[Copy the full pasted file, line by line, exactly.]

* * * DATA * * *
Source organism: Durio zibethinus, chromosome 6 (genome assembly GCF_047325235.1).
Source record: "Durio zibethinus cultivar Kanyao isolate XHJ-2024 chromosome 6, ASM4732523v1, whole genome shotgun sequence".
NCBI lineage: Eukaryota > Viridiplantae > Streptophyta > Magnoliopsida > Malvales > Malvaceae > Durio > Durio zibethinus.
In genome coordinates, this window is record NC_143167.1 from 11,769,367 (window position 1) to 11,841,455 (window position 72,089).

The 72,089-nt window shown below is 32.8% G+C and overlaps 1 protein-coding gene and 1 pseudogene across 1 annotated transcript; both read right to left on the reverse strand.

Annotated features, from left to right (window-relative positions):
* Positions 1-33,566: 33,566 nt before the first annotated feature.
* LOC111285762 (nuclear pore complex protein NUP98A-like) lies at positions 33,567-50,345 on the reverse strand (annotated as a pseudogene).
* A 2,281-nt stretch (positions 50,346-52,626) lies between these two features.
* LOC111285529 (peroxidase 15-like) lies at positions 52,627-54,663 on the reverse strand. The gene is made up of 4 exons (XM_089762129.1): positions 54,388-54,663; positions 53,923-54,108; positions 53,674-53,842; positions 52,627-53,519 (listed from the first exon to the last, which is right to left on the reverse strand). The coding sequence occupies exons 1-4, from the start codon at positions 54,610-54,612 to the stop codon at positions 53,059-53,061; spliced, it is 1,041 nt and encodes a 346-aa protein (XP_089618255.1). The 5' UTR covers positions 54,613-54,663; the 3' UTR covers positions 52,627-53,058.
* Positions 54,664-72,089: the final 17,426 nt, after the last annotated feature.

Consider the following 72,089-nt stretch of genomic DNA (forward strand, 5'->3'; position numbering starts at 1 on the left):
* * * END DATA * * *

Source organism: Durio zibethinus, chromosome 6 (genome assembly GCF_047325235.1).
Source record: "Durio zibethinus cultivar Kanyao isolate XHJ-2024 chromosome 6, ASM4732523v1, whole genome shotgun sequence".
NCBI lineage: Eukaryota > Viridiplantae > Streptophyta > Magnoliopsida > Malvales > Malvaceae > Durio > Durio zibethinus.
In genome coordinates, this window is record NC_143167.1 from 11,769,367 (window position 1) to 11,841,455 (window position 72,089).

The 72,089-nt window shown below is 32.8% G+C and overlaps 1 protein-coding gene and 1 pseudogene across 1 annotated transcript; both read right to left on the reverse strand.

Annotated features, from left to right (window-relative positions):
* Positions 1-33,566: 33,566 nt before the first annotated feature.
* LOC111285762 (nuclear pore complex protein NUP98A-like) lies at positions 33,567-50,345 on the reverse strand (annotated as a pseudogene).
* A 2,281-nt stretch (positions 50,346-52,626) lies between these two features.
* LOC111285529 (peroxidase 15-like) lies at positions 52,627-54,663 on the reverse strand. The gene is made up of 4 exons (XM_089762129.1): positions 54,388-54,663; positions 53,923-54,108; positions 53,674-53,842; positions 52,627-53,519 (listed from the first exon to the last, which is right to left on the reverse strand). The coding sequence occupies exons 1-4, from the start codon at positions 54,610-54,612 to the stop codon at positions 53,059-53,061; spliced, it is 1,041 nt and encodes a 346-aa protein (XP_089618255.1). The 5' UTR covers positions 54,613-54,663; the 3' UTR covers positions 52,627-53,058.
* Positions 54,664-72,089: the final 17,426 nt, after the last annotated feature.

Consider the following 72,089-nt stretch of genomic DNA (forward strand, 5'->3'; position numbering starts at 1 on the left):